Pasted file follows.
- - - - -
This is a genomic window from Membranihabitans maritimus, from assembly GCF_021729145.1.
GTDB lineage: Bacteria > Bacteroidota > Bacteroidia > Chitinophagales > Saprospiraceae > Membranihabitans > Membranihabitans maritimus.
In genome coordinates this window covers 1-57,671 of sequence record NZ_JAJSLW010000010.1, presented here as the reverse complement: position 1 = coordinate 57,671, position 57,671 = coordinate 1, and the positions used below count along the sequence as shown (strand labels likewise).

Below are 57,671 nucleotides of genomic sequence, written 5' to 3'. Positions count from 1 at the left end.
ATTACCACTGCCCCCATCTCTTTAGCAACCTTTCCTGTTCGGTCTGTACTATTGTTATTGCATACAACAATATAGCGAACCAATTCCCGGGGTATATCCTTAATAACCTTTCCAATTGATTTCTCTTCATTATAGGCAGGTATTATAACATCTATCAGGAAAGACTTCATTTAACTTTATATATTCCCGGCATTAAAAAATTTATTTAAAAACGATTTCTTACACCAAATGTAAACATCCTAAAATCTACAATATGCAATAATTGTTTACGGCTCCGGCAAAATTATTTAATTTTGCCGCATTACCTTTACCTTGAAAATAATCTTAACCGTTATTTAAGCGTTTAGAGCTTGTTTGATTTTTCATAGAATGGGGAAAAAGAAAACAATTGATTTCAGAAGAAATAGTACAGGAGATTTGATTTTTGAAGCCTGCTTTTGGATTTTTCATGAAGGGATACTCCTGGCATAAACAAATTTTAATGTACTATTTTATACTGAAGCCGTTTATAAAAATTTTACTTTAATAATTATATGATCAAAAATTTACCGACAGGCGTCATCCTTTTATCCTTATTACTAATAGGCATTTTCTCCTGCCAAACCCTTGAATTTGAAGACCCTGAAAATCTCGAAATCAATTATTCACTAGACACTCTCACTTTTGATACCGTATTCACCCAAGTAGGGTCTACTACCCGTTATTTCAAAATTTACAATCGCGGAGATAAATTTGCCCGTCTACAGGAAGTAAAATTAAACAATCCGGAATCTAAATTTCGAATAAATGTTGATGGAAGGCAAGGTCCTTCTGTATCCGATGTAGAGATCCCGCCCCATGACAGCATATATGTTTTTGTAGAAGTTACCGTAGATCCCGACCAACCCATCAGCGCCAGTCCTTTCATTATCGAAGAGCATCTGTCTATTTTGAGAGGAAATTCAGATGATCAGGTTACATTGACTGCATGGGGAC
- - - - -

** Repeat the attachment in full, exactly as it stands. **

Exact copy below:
This is a genomic window from Membranihabitans maritimus, from assembly GCF_021729145.1.
GTDB lineage: Bacteria > Bacteroidota > Bacteroidia > Chitinophagales > Saprospiraceae > Membranihabitans > Membranihabitans maritimus.
In genome coordinates this window covers 1-57,671 of sequence record NZ_JAJSLW010000010.1, presented here as the reverse complement: position 1 = coordinate 57,671, position 57,671 = coordinate 1, and the positions used below count along the sequence as shown (strand labels likewise).

Below are 57,671 nucleotides of genomic sequence, written 5' to 3'. Positions count from 1 at the left end.
ATTACCACTGCCCCCATCTCTTTAGCAACCTTTCCTGTTCGGTCTGTACTATTGTTATTGCATACAACAATATAGCGAACCAATTCCCGGGGTATATCCTTAATAACCTTTCCAATTGATTTCTCTTCATTATAGGCAGGTATTATAACATCTATCAGGAAAGACTTCATTTAACTTTATATATTCCCGGCATTAAAAAATTTATTTAAAAACGATTTCTTACACCAAATGTAAACATCCTAAAATCTACAATATGCAATAATTGTTTACGGCTCCGGCAAAATTATTTAATTTTGCCGCATTACCTTTACCTTGAAAATAATCTTAACCGTTATTTAAGCGTTTAGAGCTTGTTTGATTTTTCATAGAATGGGGAAAAAGAAAACAATTGATTTCAGAAGAAATAGTACAGGAGATTTGATTTTTGAAGCCTGCTTTTGGATTTTTCATGAAGGGATACTCCTGGCATAAACAAATTTTAATGTACTATTTTATACTGAAGCCGTTTATAAAAATTTTACTTTAATAATTATATGATCAAAAATTTACCGACAGGCGTCATCCTTTTATCCTTATTACTAATAGGCATTTTCTCCTGCCAAACCCTTGAATTTGAAGACCCTGAAAATCTCGAAATCAATTATTCACTAGACACTCTCACTTTTGATACCGTATTCACCCAAGTAGGGTCTACTACCCGTTATTTCAAAATTTACAATCGCGGAGATAAATTTGCCCGTCTACAGGAAGTAAAATTAAACAATCCGGAATCTAAATTTCGAATAAATGTTGATGGAAGGCAAGGTCCTTCTGTATCCGATGTAGAGATCCCGCCCCATGACAGCATATATGTTTTTGTAGAAGTTACCGTAGATCCCGACCAACCCATCAGCGCCAGTCCTTTCATTATCGAAGAGCATCTGTCTATTTTGAGAGGAAATTCAGATGATCAGGTTACATTGACTGCATGGGGAC